Enhancement of microplasma-based water-solubilization of single-walled carbon nanotubes using gas bubbling in water

Kiminobu Imasaka, Yuki Kato, Junya Suehiro

Research output: Contribution to journalArticlepeer-review

49 Citations (Scopus)


The authors have previously proposed a novel technique for the preparation of water-soluble carbon nanotubes (CNTs) using microplasma generated by a pulsed streamer discharge in water. This paper describes an improvement in the method of the microplasma-based CNT solubilization process by the use of gas bubbling in water. Oxygen, argon and nitrogen were used as bubbling gas in order to clarify the effects of the gas species on the single-walled CNT (SWCNT) solubilization efficiency. Ultraviolet-visible absorption spectra of the SWCNT suspensions revealed that the SWCNT solubility was increased by more than two times by using gas bubbling together with microplasma treatment. No significant difference was observed among the three gas species tested. Fourier transform infrared (FTIR)spectroscopy and x-ray photoelectron spectroscopy (XPS) analysis showed that the number of -OH groups, introduced on the SWCNT surface by the microplasma treatment, was increased by gas bubbling. Optical emission measurements also showed that the number of highly oxidative oxygen and hydrogen radicals, which were generated by the microplasma, was also increased by gas bubbling. These results indicate that gas bubbling has positive effects on microplasma-based SWCNT solubilization as a result of enhanced radical formation and functionalization of the SWCNT surface.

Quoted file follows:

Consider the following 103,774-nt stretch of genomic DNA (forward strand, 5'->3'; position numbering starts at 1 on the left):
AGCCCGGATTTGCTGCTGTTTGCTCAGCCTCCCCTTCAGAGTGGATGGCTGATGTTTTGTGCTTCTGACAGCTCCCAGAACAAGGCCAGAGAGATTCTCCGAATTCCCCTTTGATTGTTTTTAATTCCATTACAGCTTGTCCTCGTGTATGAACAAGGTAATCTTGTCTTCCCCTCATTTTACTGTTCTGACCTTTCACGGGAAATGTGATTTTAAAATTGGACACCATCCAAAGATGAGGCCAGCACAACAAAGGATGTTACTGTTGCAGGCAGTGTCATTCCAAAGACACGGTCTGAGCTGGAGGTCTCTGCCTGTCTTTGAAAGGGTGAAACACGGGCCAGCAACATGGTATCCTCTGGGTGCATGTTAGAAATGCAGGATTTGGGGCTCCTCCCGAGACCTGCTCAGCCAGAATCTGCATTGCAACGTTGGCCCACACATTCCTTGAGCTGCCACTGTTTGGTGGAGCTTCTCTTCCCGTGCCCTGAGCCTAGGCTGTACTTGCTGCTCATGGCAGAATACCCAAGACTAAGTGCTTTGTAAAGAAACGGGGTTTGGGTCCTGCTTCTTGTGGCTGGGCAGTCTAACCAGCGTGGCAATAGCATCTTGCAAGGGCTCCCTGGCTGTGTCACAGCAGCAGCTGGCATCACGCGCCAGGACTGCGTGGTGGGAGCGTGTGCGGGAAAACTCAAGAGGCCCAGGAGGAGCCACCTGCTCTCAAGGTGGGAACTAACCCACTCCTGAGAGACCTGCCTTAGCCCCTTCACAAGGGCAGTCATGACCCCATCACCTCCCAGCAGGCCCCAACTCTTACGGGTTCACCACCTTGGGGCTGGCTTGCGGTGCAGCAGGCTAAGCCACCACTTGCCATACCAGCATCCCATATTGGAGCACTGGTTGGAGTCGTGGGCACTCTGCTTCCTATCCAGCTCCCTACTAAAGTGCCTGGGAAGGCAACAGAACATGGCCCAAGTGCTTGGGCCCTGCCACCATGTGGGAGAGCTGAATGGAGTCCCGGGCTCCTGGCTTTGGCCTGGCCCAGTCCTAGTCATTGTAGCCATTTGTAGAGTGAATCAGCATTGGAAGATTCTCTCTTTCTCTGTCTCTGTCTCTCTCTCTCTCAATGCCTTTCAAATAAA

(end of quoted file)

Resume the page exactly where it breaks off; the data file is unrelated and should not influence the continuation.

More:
Original languageEnglish
Article number335602
Issue number33
Publication statusPublished - Aug 22 2007

All Science Journal Classification (ASJC) codes

  • Bioengineering
  • Chemistry(all)
  • Materials Science(all)
  • Mechanics of Materials
  • Mechanical Engineering
  • Electrical and Electronic Engineering


Dive into the research topics of 'Enhancement of microplasma-based water-solubilization of single-walled carbon nanotubes using gas bubbling in water'. Together they form a unique fingerprint.

Cite this